• rick41



    Viewing 15 replies - 136 through 150 (of 167 total)
    • Windows 7 64-bit, Group A.  Updated and all seems OK (so far…)  But — as now seems to happen more months than not — Windows Media Player has to be re-configured.  An annoyance, but a minor one since all options/settings are retained except for how often to check for updates.

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    • Same here on *one* of my three similarly-configured Win 7 pc’s with Firefox 60.6.1 esr.

      But on pc #2, the same add-ons were left enabled and in the “main” add-on page, but with a caution message added, e.g., “Adblock Plus – free ad blocker could not be verified for use with Firefox.  Proceed with caution.”

      On pc #3, everything is working normally with 60.6.1 esr and (mostly) the same add-ons .  There aren’t even any messages of any kind.  (Maybe it will just take awhile for symptoms to show, since this is the first time I’ve fired up #3 in 2 or 3 weeks?)

      Weird that the situation would be different between the three pc’s.  This is all without any kind of action of my part.

    • Same situation here with 60.6.1 esr when I first opened it a few minutes ago.

      EDIT:  Just found that on my second Win7 pc, also with Firefox 60.6.1 esr, those same add-ons have been moved to the Legacy section and disabled.  Then on a third (which hasn’t been used in at least two or three weeks), everything looks and works completely normal (at least so far…).  Odd how the situation would vary between three similarly-configured pc’s.

    • Group A Win7 x-64.  Installed all three Important-tab updates I was offered (4489878, 4474419 and  890830), all of which were pre-ticked.  When finished, 4490628 (servicing stack) popped up and I installed it.  I was never offered 4493132 in either Important or Optional…not that I want it.  As mentioned in prior post, I had to take a minute to configure WMP again…mainly just clicking OK to retained settings.

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    • Group A, Win7 64-bit.  As is frequently the case lately, Windows Media Player had to be reconfigured after the updates.  Annoying, but it only takes a minute to address because it essentially saves my old configuration.  Specifics:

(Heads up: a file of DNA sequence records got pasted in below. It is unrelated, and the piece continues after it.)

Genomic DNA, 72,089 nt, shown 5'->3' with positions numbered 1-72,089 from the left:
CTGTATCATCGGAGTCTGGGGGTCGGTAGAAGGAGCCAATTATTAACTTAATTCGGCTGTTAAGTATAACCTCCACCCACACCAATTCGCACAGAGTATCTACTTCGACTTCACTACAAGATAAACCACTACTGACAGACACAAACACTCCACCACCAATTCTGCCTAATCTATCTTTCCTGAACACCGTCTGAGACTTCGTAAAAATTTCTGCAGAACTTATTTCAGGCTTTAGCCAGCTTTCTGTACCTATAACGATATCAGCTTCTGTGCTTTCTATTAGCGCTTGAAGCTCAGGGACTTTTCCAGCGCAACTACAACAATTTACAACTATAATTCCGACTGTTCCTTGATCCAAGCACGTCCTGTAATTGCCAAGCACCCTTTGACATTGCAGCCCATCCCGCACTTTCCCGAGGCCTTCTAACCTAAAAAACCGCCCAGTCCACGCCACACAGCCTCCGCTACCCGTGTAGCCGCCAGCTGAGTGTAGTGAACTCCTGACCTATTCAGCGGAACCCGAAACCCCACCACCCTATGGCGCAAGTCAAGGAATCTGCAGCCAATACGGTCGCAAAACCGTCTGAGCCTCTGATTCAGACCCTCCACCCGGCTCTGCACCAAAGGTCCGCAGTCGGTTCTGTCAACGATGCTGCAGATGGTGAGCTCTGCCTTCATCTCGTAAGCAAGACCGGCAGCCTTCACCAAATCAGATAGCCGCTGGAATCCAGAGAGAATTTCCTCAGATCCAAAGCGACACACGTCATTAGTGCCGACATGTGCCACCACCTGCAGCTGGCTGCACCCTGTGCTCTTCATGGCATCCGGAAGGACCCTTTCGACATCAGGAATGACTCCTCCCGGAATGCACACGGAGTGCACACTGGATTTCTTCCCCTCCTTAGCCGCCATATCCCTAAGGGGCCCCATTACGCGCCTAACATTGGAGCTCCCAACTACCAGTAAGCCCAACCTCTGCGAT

Open wmplayer (which for me points to C:\Program Files (x86)\Windows Media Player\wmplayer.exe).  It will open to the first Configure screen.  Choose Custom Settings and click Next. Next tab should have preserved all your old choices, so just click Next again.  Choose “Choose the file types Windows Media Player will play” and click Next (unless you use WMP as your default video and audio player, in which case you should choose the “Make default” option).  The displayed associations list should be unchanged from what you had before, but you might want to skim through to be sure.  If OK as expected, just click cancel.  On the final configuration screen refuse the Bing online store unless you use it.

      After that simple process, I always find that the ONLY setting that has changed in the player itself is that “Check for Updates” in Options went from once a month to once a week, so I just change it back to monthly (not that it ever checks anymore, anyway…)


    • in reply to: Where we stand with the March 2019 patches #347890

      Group A, Win7 64-bit.  Still haven’t been offered the KB 4493132 “Win 7 ending” nag update.   I wonder why it is offered to some, but not others (as confirmed in numerous posts a few weeks ago).

    • “This specific security breach wasn’t directly responsible for the ShadowHammer infiltration, but it demonstrates an incredible lack of concern over simple security procedures.”

      Three months ago I bought an Asus router (RT-AC68U), but hesitated due to the company’s history of a lax attitude toward router security issues, including failing to keep customers apprised of threats (see link). Asus had even received warnings from the FTC regarding this.   While the router has performed beautifully thus far, it appears that attitude persists — across products —  and I’m now wondering if getting the Asus router was a mistake.

      Computerworld – Asus router warnings on privacy and security

    • Group A.  Just checked for updates — 11:30pm 3-20 — and I’m not being offered KB4493132 in either the Important or Optional tabs.  So I’m also wondering if it might have been pulled.

      Or, while I suppose this is unlikely, I was wondering if my machine is being excluded because its Win7 Pro 64-bit was a manufacturer-installed downgrade from Win 8.

    • in reply to: Miscellaneous, minor problems with the Patch Tuesday patches #329894

      Group A here. For reasons I won’t go into (embarrassment may be one :)) I took the rare step of running WU on my three Win 7 machines yesterday, while we’re still at MS-Defcon 2.